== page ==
Thus, it was exasperating to read about (and watch part of) Rep. King’s March 10 hearing entitled, “The Extent of Radicalization in the American Muslim Community and that Community’s Response.” It was troubling to see Rep. King focus solely on the American Muslim community, as if it was the only source of the threat of terrorism against the Homeland. On the one hand, I am grateful for his and the Committee’s efforts in keeping my family and me safe from terrorist attack. Yet, to see him single out my faith community, to the exclusion of all others, was disturbing to the very core.

It made me wonder: will Rep. King also investigate the extent of the terrorist threat against Muslims in this country and the government’s response? Ever since 9/11, the American Muslim community has been the subject of sustained attack and backlash for the sins of terrorists both home and abroad. Mosques have been firebombed, vandalized, and even burned to the ground. In response to a local, New York City community center project, a man in Madera, California attacked a mosque with a brick and left signs saying, “No Temple for the God of terrorism at Ground Zero. ANB,” “Wake up America, the Enemy is here. ANB” and “American Nationalist Brotherhood.”

Scores of American Muslims , completely innocent of the crimes of the terrorist criminals who may happen to share their faith, have been brutalized, attacked, harassed, beaten, and even killed. Even people who are perceived to be Muslim, such as Sikh Americans, have been attacked. Recently, in California, two Sikh men were gunned down in an apparent hate crime. Also in California, Muslims attending a fundraiser to help combat homelessness and domestic abuse were harassed and subjected to vile insults by “patriots” protesting their presence. Local residents shouted: “You beat your women and you rape your children!” And, “Take your sharia and go home, you terrorist lovers. Your hands are bloody! Your money is bloody! Get out!”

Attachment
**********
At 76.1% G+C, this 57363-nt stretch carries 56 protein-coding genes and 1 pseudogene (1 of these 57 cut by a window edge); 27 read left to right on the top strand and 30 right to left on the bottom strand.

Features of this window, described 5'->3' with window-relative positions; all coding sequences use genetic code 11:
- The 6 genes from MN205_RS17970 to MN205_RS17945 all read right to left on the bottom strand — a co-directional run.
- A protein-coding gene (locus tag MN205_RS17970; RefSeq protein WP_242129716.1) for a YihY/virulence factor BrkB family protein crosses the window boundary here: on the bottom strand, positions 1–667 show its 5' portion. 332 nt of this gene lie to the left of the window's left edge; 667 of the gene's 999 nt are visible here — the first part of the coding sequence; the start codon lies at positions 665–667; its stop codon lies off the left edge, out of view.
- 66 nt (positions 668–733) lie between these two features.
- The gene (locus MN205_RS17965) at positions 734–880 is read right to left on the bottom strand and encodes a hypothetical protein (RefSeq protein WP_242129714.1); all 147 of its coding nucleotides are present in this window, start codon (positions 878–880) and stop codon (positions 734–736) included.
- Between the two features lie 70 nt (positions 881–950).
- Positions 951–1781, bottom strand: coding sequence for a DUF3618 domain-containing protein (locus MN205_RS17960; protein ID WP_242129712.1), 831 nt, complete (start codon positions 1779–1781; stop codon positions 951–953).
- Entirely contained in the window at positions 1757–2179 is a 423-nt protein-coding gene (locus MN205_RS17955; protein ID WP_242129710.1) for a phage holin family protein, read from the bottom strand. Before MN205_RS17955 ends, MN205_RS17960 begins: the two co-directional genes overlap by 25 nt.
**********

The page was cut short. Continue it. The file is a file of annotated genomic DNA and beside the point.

This is not to mention the sustained terrorist threat against abortion clinics, Planned Parenthood clinics, and – sad to say – African-American churches in this country. This is not to mention the fact that African-Americans were subjected to domestic terrorism for over 100 years in this country. This is not to mention to the ever-present terrorist threat against Jews and synagogues in this country. Will Rep. King investigate this? Will he hold hearings into the clear and present danger of violent extremism that emanates from without the Muslim community? In fact, according to a recent study, in 2010, there were more than 30 domestic terror plots. Ten of them were by Muslims.